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Hurricane Damage: Effects of Climate Change and Coastal Development June 5, 2015 As developmental work for analysis for the Ranking Member of the Senate Budget Committee, the information in this presentation is preliminary and is being circulated to stimulate discussion and critical comment. The analysis and presentation were prepared in collaboration with Tristan Hanon and Jon Sperl. David Austin, Maureen Costantino, Joseph Kile, Jeffrey Kling, Bo Peery and Jeanine Rees, all of CBO, provided helpful comments. Kerry Emanuel of the Massachusetts Institute of Technology, Thomas Knutson of the National Oceanic and Atmospheric Administration, and Paul Wilson of Risk Management Solutions provided data and helpful comments. The assistance of external participants implies no responsibility for the final product, which rests solely with CBO. Presentation at the Summer Conference of the Association of the Environmental and Resource Economists Terry Dinan Senior Adviser, Microeconomic Studies Division
Overview: Hurricane Damage is Estimated Under Two Scenarios Scenario with climate change only Rising sea levels, which lead to more damage from storm surges Changes in expected annual frequency of hurricanes Hurricanes are classified in Categories 1 through 5, with 5 being the most intense Many models predict increases in Category 4 and 5 storms in the North Atlantic Basin (though there is much uncertainty) Scenario with climate change and coastal development Climate change Increases in property exposure
Overview: Method and Reported Outcomes A Monte Carlo simulation is used to estimate future hurricane damage. 5,000 simulations are used to capture uncertainty in factors that affect hurricane damage. Annual results include: Distribution of damage estimates Expected damage (mean of estimates) “Likely range,” indicating the range around the mean that contains two-thirds of the estimates
Preliminary Results Compared with current conditions, expected hurricane damage in 2075, measured in 2015 dollars, would: Double under the scenario with climate change only Increase five-fold under the scenario with climate change and coastal development Hurricane damage is projected to grow more quickly than GDP under scenario with climate change and coastal development; in 2075: Expected damage as a share of GDP would be roughly 40 percent higher than under current conditions But dollar amounts would still be small relative to GDP; increase in expected damage would be less than 0.1 percent of GDP Estimates are uncertain and likely range grows substantially over time.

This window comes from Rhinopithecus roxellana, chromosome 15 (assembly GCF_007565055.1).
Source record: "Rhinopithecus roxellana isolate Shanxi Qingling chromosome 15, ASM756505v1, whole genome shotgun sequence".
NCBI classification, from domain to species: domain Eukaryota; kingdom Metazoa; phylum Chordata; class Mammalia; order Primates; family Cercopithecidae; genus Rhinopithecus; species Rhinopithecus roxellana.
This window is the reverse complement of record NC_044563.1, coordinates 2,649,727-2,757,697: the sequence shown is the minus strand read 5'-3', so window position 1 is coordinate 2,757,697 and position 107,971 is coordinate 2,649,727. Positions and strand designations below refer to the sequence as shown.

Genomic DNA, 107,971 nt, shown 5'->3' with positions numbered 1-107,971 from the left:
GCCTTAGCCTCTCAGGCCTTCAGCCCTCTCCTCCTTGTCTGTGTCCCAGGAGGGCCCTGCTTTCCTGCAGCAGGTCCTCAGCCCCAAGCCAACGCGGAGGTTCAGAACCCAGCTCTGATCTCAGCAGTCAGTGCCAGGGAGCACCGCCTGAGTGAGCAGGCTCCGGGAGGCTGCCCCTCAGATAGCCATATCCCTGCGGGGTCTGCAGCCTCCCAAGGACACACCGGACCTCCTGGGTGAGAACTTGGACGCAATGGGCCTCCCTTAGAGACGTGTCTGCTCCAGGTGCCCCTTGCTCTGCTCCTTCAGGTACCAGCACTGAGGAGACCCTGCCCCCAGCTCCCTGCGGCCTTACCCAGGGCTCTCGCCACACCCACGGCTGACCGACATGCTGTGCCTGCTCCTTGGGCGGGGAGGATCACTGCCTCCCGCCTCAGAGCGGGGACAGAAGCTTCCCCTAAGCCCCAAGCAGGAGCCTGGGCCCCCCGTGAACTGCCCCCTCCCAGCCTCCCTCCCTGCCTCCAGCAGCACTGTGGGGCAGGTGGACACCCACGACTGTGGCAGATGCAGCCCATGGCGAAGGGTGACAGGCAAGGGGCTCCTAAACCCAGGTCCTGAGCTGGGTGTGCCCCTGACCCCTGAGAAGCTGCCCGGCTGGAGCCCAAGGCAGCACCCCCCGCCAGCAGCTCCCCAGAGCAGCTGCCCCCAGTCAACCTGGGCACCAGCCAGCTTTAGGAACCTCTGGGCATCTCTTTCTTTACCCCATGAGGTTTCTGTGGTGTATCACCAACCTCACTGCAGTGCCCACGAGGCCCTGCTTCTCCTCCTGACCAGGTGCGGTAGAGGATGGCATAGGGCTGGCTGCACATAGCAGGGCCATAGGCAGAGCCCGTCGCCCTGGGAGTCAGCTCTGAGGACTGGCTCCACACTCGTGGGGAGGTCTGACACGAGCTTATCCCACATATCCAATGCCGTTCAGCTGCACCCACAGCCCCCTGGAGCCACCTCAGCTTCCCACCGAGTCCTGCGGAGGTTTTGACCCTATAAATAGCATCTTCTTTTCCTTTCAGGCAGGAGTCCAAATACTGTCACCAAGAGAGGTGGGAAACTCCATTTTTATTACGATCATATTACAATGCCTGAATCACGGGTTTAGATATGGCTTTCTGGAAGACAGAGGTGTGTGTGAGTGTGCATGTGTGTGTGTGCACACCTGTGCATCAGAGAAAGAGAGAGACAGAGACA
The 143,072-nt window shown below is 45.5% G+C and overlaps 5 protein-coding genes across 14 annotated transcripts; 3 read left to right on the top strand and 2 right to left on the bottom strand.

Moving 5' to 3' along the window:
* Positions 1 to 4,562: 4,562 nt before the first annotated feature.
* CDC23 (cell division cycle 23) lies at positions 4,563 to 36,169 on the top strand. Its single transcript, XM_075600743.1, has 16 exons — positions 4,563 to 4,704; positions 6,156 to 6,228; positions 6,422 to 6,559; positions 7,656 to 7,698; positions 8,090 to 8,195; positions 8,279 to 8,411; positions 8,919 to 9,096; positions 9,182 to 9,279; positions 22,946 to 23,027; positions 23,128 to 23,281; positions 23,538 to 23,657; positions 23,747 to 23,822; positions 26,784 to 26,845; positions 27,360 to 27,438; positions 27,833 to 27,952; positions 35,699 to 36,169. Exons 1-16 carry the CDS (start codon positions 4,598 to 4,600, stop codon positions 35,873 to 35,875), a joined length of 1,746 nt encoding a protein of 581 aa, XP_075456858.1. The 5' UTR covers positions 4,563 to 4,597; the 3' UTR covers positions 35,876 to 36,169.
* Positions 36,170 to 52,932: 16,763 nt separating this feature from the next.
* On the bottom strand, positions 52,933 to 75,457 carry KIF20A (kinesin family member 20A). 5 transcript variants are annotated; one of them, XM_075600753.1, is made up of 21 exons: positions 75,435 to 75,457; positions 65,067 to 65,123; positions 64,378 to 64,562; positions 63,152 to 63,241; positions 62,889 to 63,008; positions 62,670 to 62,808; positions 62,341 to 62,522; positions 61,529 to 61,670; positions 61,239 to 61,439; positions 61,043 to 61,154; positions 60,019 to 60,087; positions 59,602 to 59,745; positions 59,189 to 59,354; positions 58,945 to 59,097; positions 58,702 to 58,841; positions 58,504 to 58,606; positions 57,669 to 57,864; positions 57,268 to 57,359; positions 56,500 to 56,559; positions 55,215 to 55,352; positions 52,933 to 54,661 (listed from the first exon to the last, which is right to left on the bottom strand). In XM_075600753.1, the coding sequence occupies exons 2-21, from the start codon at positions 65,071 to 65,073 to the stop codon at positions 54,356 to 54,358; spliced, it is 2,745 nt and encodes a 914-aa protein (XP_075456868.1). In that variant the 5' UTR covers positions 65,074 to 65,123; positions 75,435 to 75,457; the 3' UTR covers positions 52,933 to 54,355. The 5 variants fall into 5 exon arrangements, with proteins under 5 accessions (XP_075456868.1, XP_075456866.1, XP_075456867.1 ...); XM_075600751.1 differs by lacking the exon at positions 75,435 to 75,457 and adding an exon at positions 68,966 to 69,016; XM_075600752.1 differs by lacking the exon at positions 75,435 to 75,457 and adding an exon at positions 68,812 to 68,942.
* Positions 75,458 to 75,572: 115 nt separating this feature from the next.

Damage Function Used in this Analysis Damage function from Risk Management Solutions (RMS) provides state-specific damage estimates. Each estimate is a function of: Frequency of landfall anywhere in the U.S for each category of hurricane( ?? ?? , where ?? = frequency and c = hurricane category, 1 through 5) Probability of landfall at various locations for each category of hurricane, conditional on any U.S. landfall (Estimated by RMS on the basis of more than 100,000 hurricane season simulations) Sea level in each of the 22 states included in this analysis ( ?? ?? , where ?? = sea level and ?? = state, 1 through 22) Valuations of current property exposure for each of the states
Preliminary Damage Estimate in Reference Case The reference case is estimated damage under current conditions (with no additional climate change or coastal development); it is based on estimates of current: Hurricane frequencies (average over the past 100 years) State-specific sea levels Valuation of property exposure by state Reference case estimated damage is $29 billion (2015 dollars) Estimate reflects average conditions; actual damage could be more or less depending on actual hurricane occurrences and locations of landfall.
Approach for Estimating Effects of Climate Change Only in Selected Years (e.g., 2025)
Distribution of Projected Sea Level Rise in Two States: Florida and Texas Florida, 2075Average = 1.5 Florida, 2025Average = 0.3 Florida, 2050Average = 0.8 Texas, 2050Average = 1.2 Texas, 2025Average = 0.4 Texas, 2075Average = 2.1
Projected Frequencies of Landfalls of Category 2 Hurricanes,Estimated by Two Modelers Each “?” indicates a projection made by the modeler based on a unique set of hurricane-influencing factors, such as sea surface temperature. Those factors were obtained from various Atmospheric Oceanic General Circulation Models, with each model projecting outcomes based on a given concentration of greenhouse gases in the atmosphere.